Irkutsk," Hess says. "I am very proud of Matthew Wattles' proposals
and presentations. His work was a credit to UB and to our School of
Architecture and Planning.
"As for Irkutsk, I do think the spatial extent of the city
should grow," Hess says, "and there may be a need to reduce density
in the central part of the city and spread people out. But managed
growth is healthy growth and the students explored and presented
plans as to how it can best be imposed here before things get out
Hess was approached to participate in the competition after
presenting a speech last year in St. Petersburg on ethnic
segregation in housing in Estonia during the Soviet period and
since. He spent his sabbatical in Estonia last year as a Fulbright
scholar and has dedicated much of his recent research to this
Wattles, a senior environmental design major in the Department
of Urban and Regional Planning, is a Buffalo native. Because he was
the only American attending the Winter University, he says, "I felt
like an American ambassador."
He expressed excitement to have participated and even delayed
his graduation a semester to insure his eligibility for this
workshop -- an independent study project for which Hess was his
instructor. As part of his application process, Wattles had to
demonstrate his understanding of the subject so he conducted a
research outlining the suburbanization of Buffalo.
"Once a center of industrial production for the former Soviet
Union," said Wattles, "Irkutsk and its environs now suffer from
economic decline and population loss. In this sense, Irkutsk shares
many similarities with the Rust Belt of the United States."
Hess says, "The city of Irktusk benefits from the Winter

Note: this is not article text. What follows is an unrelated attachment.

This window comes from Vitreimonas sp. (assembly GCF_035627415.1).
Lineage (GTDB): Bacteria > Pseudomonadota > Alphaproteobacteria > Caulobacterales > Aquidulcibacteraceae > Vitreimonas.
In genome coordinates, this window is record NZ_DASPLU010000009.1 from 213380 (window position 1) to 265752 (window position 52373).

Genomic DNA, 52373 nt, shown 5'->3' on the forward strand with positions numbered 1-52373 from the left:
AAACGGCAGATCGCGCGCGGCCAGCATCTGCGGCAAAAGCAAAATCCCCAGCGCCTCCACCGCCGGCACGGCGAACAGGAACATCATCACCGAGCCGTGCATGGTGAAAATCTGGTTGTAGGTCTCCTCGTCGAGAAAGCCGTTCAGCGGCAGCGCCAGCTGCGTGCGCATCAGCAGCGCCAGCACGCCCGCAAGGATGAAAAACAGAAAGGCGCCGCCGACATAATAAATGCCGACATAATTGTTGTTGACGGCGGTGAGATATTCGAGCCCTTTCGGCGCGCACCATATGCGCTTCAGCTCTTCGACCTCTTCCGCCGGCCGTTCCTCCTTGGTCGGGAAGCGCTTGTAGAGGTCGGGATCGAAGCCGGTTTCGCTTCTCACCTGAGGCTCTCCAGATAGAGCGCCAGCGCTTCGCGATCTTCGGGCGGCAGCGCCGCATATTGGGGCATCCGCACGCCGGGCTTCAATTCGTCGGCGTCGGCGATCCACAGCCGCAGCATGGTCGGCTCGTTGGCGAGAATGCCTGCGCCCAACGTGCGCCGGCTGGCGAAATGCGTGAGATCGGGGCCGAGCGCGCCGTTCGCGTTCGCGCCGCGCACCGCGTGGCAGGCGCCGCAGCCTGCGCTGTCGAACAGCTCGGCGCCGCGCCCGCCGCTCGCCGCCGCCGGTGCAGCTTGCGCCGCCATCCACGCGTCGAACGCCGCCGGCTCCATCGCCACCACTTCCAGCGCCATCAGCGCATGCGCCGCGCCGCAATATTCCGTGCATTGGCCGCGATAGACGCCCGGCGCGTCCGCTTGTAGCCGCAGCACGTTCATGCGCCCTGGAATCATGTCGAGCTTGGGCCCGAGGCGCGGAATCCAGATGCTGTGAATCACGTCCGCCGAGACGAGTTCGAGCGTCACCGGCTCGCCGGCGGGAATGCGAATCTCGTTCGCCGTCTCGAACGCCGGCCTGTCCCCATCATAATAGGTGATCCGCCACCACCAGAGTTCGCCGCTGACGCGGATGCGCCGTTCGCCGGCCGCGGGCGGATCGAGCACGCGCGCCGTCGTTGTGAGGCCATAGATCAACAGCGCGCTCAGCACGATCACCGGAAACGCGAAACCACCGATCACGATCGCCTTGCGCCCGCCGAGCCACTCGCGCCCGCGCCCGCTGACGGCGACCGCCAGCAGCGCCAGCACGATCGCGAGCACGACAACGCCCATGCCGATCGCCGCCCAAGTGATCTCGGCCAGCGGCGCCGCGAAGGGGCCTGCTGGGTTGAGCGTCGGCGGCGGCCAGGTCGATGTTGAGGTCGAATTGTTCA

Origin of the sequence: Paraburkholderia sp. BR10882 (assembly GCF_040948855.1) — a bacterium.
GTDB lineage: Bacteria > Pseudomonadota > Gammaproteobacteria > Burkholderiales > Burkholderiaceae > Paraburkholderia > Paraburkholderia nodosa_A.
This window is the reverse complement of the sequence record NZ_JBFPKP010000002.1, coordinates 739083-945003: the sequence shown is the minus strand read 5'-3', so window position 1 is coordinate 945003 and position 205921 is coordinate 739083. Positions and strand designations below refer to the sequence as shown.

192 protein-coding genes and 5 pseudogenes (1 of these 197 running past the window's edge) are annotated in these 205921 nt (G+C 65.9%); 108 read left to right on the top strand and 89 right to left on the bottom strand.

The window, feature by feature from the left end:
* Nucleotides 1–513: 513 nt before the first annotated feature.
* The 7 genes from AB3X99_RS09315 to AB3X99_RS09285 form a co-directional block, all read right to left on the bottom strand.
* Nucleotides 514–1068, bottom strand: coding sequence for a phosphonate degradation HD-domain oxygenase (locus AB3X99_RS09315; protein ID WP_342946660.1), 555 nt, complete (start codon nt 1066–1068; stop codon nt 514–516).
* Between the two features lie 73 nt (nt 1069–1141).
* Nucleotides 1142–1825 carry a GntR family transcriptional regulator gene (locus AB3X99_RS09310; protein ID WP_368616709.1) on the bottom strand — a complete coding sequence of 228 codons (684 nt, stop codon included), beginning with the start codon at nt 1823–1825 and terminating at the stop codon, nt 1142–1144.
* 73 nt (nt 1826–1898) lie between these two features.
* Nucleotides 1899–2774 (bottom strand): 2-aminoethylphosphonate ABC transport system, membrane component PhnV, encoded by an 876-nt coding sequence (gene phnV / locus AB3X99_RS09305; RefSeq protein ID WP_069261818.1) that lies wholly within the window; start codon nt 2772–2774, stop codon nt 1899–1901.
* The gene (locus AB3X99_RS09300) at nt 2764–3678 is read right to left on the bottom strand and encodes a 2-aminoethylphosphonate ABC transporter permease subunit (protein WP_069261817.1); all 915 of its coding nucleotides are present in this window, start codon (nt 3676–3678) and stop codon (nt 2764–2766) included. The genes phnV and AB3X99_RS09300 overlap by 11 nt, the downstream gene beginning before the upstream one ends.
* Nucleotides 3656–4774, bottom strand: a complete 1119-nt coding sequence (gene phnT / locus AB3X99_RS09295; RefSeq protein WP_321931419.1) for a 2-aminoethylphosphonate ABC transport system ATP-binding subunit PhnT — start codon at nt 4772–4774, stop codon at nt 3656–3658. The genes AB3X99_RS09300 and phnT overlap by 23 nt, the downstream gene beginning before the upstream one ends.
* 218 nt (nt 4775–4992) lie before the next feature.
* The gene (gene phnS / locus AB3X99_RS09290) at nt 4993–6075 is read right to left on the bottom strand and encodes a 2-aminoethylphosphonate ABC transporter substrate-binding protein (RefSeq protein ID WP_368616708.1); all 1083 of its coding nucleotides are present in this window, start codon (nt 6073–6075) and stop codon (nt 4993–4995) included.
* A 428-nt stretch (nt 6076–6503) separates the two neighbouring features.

University program, since it has collaborated with the local
university on it for 13 years and key participants include city
government and chief city planners. In fact, the mayor and other
city officials are among those who attend the presentation sessions
and consider the proposals."
In their off hours, the students had time to investigate and
engage what is arguably one of Russia's most beautiful regions -- a
land of many rivers and rolling hills within the taiga or boreal
forests of eastern Siberia. Wattles, an avid rock climber, got some
practice on the Siberian rocks.
Both agree that this was a once-in-a-lifetime opportunity.
"A Fulbright Scholar award allowed me to stretch my research in
new directions and to new sites," says Hess. "I am thrilled that I
had the opportunity to attend the Winter University in Siberia,
because it gave me the chance to give a student direct involvement
in my scholarship in a fascinating location."
The University at Buffalo is a premier research-intensive
public university, a flagship institution in the State University
of New York system and its largest and most comprehensive campus.
UB's more than 28,000 students pursue their academic interests
through more than 300 undergraduate, graduate and professional
degree programs. Founded in 1846, the University at Buffalo is a
member of the Association of American Universities.